The scene is saved however by some great writing and David Jason going into full Del sales mode. He mis-uses French phrases for the first time, dazzling with his gift of the gab. He’s taken 70,000 miles off the clock and has planted a bible in the car to support his backstory that it’s only had one careful owner, a vicar. The key here is Del says nothing of substance, it’s all non-sequitur and pointless jargon, but it’s delivered in such a snappy way it again feels like something this character would genuinely say, rather than a sitcom script. It’s a definite strength and shows the perfect marriage of actor to character. Additionally, it’s pretty clear to me, even from just one and a bit episodes, at this stage, Del’s famous mannerisms and catchphrases were part of the persona he adopts when engaged in business. I’ve a feeling later on in the series he suffered Flanderisation and these became part of the character’s actual personality, rather than just part of his sales patter and occasional delusions of grandeur.
Back at the flat, Del is counting out the money from the sale, doing his own dreadful Aussie accent as he recites a poem. I’m inclined to think this is deliberately bad, in character though as opposed to an episode-wide inability to mimic an Australian. The last word of the poem is set to be “bastard”, but Del cuts off (for obvious script reasons) to give Grandad his cut of the money. The line is delivered so smoothly though, it’s a genuine surprise and laugh when he doesn’t say the word; they really were on fire with Del’s scenes in the flat at this stage.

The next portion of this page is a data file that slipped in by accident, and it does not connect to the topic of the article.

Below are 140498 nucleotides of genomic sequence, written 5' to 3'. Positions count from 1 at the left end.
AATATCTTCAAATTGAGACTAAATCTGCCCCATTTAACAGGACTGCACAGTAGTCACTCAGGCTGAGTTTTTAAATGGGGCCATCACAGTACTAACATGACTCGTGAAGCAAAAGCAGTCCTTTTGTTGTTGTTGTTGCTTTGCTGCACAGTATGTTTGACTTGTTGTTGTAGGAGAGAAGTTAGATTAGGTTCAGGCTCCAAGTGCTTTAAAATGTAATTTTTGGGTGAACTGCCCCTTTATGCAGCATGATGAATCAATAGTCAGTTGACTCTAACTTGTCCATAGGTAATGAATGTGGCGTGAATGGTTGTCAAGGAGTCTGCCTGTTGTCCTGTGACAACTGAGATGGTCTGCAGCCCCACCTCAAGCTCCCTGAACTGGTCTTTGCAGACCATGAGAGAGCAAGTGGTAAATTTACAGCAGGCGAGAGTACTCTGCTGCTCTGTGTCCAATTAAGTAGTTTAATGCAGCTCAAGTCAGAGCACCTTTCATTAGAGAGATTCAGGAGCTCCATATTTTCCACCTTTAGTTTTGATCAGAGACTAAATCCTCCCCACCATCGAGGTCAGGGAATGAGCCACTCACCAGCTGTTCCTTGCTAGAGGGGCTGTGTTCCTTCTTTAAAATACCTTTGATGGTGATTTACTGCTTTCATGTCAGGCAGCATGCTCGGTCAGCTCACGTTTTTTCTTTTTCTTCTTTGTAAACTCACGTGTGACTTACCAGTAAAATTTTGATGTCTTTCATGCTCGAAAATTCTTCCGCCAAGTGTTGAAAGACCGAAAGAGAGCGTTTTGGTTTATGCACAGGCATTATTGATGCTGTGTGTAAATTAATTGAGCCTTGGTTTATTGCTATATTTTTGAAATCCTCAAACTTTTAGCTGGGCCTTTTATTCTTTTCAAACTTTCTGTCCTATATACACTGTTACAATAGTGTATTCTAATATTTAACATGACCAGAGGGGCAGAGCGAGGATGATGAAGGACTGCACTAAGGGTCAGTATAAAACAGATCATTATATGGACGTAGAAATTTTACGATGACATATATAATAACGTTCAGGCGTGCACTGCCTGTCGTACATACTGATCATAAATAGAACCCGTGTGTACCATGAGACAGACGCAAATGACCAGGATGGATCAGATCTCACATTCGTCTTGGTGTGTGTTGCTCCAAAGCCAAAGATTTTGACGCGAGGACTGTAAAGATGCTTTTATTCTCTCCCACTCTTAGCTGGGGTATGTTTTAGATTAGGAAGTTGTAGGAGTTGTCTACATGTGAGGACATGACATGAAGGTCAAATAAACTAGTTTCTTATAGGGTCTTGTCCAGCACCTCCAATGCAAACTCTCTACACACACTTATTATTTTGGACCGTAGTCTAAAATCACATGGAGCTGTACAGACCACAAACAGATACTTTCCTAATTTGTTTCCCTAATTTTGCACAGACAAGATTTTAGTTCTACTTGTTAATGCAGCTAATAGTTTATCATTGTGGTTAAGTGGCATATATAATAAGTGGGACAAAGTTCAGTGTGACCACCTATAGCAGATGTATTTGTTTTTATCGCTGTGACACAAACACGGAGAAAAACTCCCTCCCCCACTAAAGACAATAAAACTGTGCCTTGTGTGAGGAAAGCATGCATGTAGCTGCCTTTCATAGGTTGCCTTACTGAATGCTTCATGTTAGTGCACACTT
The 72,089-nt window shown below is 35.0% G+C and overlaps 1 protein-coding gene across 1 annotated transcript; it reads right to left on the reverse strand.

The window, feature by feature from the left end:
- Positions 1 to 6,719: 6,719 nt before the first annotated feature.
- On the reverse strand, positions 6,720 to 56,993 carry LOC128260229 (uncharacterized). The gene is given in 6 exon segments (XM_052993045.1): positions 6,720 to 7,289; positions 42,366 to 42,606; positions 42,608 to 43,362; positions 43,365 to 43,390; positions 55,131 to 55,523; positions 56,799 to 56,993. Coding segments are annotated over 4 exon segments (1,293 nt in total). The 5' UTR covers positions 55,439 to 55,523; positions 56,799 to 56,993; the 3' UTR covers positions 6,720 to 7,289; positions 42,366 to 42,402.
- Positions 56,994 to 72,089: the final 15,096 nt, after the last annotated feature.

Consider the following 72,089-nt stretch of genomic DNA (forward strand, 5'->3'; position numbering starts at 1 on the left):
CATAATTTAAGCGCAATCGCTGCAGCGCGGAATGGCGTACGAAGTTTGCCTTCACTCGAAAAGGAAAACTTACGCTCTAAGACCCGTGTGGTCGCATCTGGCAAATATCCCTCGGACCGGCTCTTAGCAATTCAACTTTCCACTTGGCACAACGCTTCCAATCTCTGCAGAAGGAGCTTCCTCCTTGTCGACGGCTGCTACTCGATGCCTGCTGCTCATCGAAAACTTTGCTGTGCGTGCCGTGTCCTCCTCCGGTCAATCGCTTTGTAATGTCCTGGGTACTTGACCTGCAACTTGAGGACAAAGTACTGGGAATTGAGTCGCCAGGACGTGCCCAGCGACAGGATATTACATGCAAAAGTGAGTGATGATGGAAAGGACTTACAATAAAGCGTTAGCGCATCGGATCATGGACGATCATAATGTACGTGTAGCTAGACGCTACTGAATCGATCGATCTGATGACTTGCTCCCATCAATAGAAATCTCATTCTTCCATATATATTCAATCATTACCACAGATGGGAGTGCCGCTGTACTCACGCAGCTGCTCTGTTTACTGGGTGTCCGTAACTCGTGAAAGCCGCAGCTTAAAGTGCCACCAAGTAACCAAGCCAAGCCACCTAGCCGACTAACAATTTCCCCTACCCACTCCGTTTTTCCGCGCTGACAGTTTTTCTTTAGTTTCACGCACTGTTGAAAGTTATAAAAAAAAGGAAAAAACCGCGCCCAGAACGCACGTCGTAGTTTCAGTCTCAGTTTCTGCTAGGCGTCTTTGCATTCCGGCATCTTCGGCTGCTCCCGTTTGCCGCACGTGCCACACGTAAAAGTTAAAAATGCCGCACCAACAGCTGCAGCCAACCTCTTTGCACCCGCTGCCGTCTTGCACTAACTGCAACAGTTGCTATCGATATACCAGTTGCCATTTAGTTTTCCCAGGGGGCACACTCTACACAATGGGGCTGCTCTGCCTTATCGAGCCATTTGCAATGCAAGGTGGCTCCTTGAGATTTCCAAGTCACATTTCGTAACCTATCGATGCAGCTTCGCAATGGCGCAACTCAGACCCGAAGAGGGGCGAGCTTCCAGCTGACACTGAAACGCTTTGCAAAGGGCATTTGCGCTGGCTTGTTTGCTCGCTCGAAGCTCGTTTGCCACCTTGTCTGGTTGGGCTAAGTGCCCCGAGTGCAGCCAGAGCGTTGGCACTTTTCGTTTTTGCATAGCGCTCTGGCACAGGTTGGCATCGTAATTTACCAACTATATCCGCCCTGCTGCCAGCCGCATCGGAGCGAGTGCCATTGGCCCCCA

As Grandad and Del discuss Rodney’s relationship woes, we get a truly wonderful exchange. It doesn’t add anything to the plot, but once again we get a truly down to earth portrayal of the family we’re getting to know.
“You wouldn’t remember when I married your Grandmother?”
[Del stares] “No”
“Well the first night when we was married, we was in bed and well, y’know Del…”
“Well…doin’ what you do when the lights are out”
“Holdin’ a séance was ya?”
“No, you know what I mean! Anyway, right in the middle of it, d’you know what she said to me?”
[Del shakes his head] “Go on, what?”
“She said “What do you fancy for dinner tomorrow?””
“What do you fancy for dinner tomorrow?!?”
“Bet that didn’t ‘appen to Omar Sharif. What did you say?”
“Steak n kidney pudden I fink”
“Isn’t love wonderful?”
Just a superb scene.
Rodney emerges all dressed up, determined to get over Monica, with plans to head to some clubs up west. He tries to play the big ‘I am’, talking about his apparently booming social life, all the while essentially begging Del to come with him for support. He’s also skint, but not willing to take the money from Del’s sale of the dangerous Cortina. Del strings Rodney along for a bit before deciding to join him. We get a nice touch showing that Rodney is more canny than he seems as he bemoans the fact they’ll have to go to these fancy clubs in the three wheeled van, to the point Del decides they’ll use Boycie’s jag, only realising as they leave that Rodney had led him right into that decision. Again, more excellent character and relationship building.